Judge Domitrovich described the compelling personal experience she had as an elected official in her jurisdiction, which included being the victim of sexual assault as well as a follow-up campaign to ruin her professional and personal reputation. Rather than hide, Judge Domitrovich fought for her professional future.

I described a similar situation in which I became aware of sextortion occurring in an institution in which I was employed. After confronting the person responsible directly, I reported the conduct to appropriate officials within the institution. I later received a letter from the undersecretary general for Human Resources at the United Nations informing me that my complaint would not even be investigated, as the alleged perpetrator had responded by stating that the problems stemmed from my performance at the institution.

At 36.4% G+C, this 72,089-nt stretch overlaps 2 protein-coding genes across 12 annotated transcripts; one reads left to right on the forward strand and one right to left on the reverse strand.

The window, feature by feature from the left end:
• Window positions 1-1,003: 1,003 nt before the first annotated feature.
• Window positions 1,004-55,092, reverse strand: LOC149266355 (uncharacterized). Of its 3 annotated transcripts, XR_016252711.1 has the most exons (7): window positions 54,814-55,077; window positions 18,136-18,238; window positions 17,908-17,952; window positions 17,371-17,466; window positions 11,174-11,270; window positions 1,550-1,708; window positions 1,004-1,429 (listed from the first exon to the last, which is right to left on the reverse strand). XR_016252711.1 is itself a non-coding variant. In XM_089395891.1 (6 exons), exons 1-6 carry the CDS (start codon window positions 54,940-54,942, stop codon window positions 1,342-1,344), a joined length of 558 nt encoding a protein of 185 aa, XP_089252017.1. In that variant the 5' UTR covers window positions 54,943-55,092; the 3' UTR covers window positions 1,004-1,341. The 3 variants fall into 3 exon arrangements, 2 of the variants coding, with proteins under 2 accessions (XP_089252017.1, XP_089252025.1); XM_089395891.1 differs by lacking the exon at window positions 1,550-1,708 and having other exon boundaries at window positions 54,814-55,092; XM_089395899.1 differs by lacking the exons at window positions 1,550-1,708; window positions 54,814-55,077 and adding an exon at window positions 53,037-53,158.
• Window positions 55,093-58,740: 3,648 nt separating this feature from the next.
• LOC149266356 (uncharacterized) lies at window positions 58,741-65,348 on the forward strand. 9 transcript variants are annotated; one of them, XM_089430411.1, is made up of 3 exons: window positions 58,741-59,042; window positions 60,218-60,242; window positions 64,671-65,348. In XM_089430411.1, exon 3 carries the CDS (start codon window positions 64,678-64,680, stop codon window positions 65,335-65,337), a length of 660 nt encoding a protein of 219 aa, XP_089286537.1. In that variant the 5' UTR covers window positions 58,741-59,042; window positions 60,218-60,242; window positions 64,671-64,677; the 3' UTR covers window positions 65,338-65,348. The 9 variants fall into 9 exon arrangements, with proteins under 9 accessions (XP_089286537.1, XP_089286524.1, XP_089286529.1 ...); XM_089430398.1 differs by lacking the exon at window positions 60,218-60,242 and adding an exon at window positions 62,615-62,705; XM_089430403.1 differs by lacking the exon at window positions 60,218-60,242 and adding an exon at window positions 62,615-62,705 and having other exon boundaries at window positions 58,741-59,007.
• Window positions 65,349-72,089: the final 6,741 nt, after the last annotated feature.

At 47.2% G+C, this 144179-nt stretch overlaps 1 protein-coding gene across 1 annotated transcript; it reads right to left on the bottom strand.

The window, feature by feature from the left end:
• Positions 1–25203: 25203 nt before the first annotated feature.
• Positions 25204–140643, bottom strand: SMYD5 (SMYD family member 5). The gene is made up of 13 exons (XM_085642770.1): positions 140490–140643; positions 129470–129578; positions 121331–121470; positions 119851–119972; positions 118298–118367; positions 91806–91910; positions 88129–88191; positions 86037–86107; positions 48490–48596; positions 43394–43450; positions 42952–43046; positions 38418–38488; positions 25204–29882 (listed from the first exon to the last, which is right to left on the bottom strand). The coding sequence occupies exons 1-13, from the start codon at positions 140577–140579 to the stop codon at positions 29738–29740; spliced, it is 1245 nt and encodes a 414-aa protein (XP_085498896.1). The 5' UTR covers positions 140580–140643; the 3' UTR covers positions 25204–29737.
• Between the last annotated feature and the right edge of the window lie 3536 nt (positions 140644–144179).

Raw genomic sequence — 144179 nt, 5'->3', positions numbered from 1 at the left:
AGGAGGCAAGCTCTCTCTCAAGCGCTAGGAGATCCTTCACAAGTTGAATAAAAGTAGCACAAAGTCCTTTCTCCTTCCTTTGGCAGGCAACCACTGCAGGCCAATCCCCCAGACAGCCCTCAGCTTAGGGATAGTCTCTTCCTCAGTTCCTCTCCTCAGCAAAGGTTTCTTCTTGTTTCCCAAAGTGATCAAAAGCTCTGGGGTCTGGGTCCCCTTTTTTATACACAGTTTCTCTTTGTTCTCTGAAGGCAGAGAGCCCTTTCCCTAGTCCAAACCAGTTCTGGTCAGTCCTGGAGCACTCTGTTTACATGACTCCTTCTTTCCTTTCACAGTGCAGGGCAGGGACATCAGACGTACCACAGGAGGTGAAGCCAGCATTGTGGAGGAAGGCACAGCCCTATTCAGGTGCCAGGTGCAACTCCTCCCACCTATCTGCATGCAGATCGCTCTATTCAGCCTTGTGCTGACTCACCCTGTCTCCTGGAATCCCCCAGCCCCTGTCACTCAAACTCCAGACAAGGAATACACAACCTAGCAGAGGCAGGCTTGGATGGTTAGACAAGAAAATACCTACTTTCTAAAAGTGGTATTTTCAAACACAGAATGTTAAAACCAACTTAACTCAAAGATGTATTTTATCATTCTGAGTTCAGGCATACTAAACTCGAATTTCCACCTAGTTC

“What was amazing is that the performance evaluation completed by this same individual referred to me as ‘stellar’ and ‘brilliant,’ so either I was ‘stellar’ and ‘brilliant’ or I was a performance problem, depending on whether it involved reporting sextortion.” When I learned that the complaint would not be investigated, I resigned immediately. “To do anything else would mean that I was condoning the behavior. If I couldn’t make it better, I had to leave.”

I also discussed my experiences while serving on active duty in the U.S. Air Force. There was a particular event that occurred when I was a judge: “I was the only woman judge assigned to a specific circuit at the time. I was seated in my office and heard all of my fellow judges—all men—laughing in the office next to mine. I wondered how it could be that I was not included in the merriment,” I told the audience.

It turned out that there had been an advance sheet published that included decisions of women trial judges currently on the bench. “There weren’t many of us,” I explained, “so it was a small collection.” My male judicial colleagues were comparing the advance sheet to Playboy, holding it up, turned sideways, joking about how bad the “centerfold” photos were. As with most advance sheets, there were no photos, of course.